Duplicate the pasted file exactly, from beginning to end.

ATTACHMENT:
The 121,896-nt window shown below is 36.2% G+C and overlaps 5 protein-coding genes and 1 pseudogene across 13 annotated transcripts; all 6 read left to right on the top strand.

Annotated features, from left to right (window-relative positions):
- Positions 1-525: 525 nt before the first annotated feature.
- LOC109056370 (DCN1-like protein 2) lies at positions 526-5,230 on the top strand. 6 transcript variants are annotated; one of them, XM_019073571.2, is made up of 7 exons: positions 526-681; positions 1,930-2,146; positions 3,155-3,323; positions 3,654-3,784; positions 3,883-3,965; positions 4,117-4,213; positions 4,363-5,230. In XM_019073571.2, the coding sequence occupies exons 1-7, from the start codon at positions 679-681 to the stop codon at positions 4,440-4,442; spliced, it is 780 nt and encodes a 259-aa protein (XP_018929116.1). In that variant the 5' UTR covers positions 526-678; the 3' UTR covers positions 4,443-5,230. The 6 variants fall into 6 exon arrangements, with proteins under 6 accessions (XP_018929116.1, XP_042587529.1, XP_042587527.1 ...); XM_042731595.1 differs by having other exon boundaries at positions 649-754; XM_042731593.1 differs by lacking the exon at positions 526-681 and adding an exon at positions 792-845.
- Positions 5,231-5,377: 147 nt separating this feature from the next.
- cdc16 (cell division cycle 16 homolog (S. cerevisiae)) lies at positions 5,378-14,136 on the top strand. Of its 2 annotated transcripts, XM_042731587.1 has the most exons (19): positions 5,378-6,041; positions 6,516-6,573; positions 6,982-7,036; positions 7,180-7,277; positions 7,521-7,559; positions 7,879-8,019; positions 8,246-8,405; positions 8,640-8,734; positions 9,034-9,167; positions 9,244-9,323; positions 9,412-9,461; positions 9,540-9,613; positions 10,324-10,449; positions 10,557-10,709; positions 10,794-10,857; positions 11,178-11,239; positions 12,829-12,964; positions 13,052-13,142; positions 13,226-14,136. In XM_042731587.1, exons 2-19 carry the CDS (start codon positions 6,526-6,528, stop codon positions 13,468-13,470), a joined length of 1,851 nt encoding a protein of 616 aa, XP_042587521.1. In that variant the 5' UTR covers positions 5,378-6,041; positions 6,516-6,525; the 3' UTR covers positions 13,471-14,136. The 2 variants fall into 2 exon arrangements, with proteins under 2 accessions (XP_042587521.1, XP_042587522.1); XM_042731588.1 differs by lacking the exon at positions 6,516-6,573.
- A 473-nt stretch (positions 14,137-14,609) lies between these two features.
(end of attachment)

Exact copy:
The 121,896-nt window shown below is 36.2% G+C and overlaps 5 protein-coding genes and 1 pseudogene across 13 annotated transcripts; all 6 read left to right on the top strand.

Annotated features, from left to right (window-relative positions):
- Positions 1-525: 525 nt before the first annotated feature.
- LOC109056370 (DCN1-like protein 2) lies at positions 526-5,230 on the top strand. 6 transcript variants are annotated; one of them, XM_019073571.2, is made up of 7 exons: positions 526-681; positions 1,930-2,146; positions 3,155-3,323; positions 3,654-3,784; positions 3,883-3,965; positions 4,117-4,213; positions 4,363-5,230. In XM_019073571.2, the coding sequence occupies exons 1-7, from the start codon at positions 679-681 to the stop codon at positions 4,440-4,442; spliced, it is 780 nt and encodes a 259-aa protein (XP_018929116.1). In that variant the 5' UTR covers positions 526-678; the 3' UTR covers positions 4,443-5,230. The 6 variants fall into 6 exon arrangements, with proteins under 6 accessions (XP_018929116.1, XP_042587529.1, XP_042587527.1 ...); XM_042731595.1 differs by having other exon boundaries at positions 649-754; XM_042731593.1 differs by lacking the exon at positions 526-681 and adding an exon at positions 792-845.
- Positions 5,231-5,377: 147 nt separating this feature from the next.
- cdc16 (cell division cycle 16 homolog (S. cerevisiae)) lies at positions 5,378-14,136 on the top strand. Of its 2 annotated transcripts, XM_042731587.1 has the most exons (19): positions 5,378-6,041; positions 6,516-6,573; positions 6,982-7,036; positions 7,180-7,277; positions 7,521-7,559; positions 7,879-8,019; positions 8,246-8,405; positions 8,640-8,734; positions 9,034-9,167; positions 9,244-9,323; positions 9,412-9,461; positions 9,540-9,613; positions 10,324-10,449; positions 10,557-10,709; positions 10,794-10,857; positions 11,178-11,239; positions 12,829-12,964; positions 13,052-13,142; positions 13,226-14,136. In XM_042731587.1, exons 2-19 carry the CDS (start codon positions 6,526-6,528, stop codon positions 13,468-13,470), a joined length of 1,851 nt encoding a protein of 616 aa, XP_042587521.1. In that variant the 5' UTR covers positions 5,378-6,041; positions 6,516-6,525; the 3' UTR covers positions 13,471-14,136. The 2 variants fall into 2 exon arrangements, with proteins under 2 accessions (XP_042587521.1, XP_042587522.1); XM_042731588.1 differs by lacking the exon at positions 6,516-6,573.
- A 473-nt stretch (positions 14,137-14,609) lies between these two features.